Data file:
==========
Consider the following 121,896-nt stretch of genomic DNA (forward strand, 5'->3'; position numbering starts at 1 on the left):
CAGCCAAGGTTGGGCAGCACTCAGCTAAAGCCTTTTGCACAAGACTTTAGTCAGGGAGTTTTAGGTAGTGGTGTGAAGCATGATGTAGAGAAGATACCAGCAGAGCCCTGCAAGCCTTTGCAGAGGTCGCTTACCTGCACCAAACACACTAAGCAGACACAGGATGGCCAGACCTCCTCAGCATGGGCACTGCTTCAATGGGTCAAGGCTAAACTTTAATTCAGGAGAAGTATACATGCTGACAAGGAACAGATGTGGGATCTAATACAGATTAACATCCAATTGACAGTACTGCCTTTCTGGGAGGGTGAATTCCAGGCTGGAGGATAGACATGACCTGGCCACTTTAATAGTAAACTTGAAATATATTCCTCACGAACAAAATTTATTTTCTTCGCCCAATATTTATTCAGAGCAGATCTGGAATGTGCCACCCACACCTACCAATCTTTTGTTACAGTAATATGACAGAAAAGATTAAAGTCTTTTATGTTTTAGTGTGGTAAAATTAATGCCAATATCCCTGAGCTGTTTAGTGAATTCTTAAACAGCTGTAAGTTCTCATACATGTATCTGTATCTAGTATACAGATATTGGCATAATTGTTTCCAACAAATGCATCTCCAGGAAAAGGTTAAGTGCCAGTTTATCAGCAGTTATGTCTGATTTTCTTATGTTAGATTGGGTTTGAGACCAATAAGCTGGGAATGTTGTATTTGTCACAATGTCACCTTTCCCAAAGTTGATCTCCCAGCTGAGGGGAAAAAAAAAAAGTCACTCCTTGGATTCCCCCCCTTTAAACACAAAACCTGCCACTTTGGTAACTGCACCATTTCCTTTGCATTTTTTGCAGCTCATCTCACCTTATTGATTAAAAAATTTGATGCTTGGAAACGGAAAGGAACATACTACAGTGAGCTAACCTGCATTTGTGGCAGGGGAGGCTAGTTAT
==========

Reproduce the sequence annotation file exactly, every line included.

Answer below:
Consider the following 121,896-nt stretch of genomic DNA (forward strand, 5'->3'; position numbering starts at 1 on the left):
CAGCCAAGGTTGGGCAGCACTCAGCTAAAGCCTTTTGCACAAGACTTTAGTCAGGGAGTTTTAGGTAGTGGTGTGAAGCATGATGTAGAGAAGATACCAGCAGAGCCCTGCAAGCCTTTGCAGAGGTCGCTTACCTGCACCAAACACACTAAGCAGACACAGGATGGCCAGACCTCCTCAGCATGGGCACTGCTTCAATGGGTCAAGGCTAAACTTTAATTCAGGAGAAGTATACATGCTGACAAGGAACAGATGTGGGATCTAATACAGATTAACATCCAATTGACAGTACTGCCTTTCTGGGAGGGTGAATTCCAGGCTGGAGGATAGACATGACCTGGCCACTTTAATAGTAAACTTGAAATATATTCCTCACGAACAAAATTTATTTTCTTCGCCCAATATTTATTCAGAGCAGATCTGGAATGTGCCACCCACACCTACCAATCTTTTGTTACAGTAATATGACAGAAAAGATTAAAGTCTTTTATGTTTTAGTGTGGTAAAATTAATGCCAATATCCCTGAGCTGTTTAGTGAATTCTTAAACAGCTGTAAGTTCTCATACATGTATCTGTATCTAGTATACAGATATTGGCATAATTGTTTCCAACAAATGCATCTCCAGGAAAAGGTTAAGTGCCAGTTTATCAGCAGTTATGTCTGATTTTCTTATGTTAGATTGGGTTTGAGACCAATAAGCTGGGAATGTTGTATTTGTCACAATGTCACCTTTCCCAAAGTTGATCTCCCAGCTGAGGGGAAAAAAAAAAAGTCACTCCTTGGATTCCCCCCCTTTAAACACAAAACCTGCCACTTTGGTAACTGCACCATTTCCTTTGCATTTTTTGCAGCTCATCTCACCTTATTGATTAAAAAATTTGATGCTTGGAAACGGAAAGGAACATACTACAGTGAGCTAACCTGCATTTGTGGCAGGGGAGGCTAGTTAT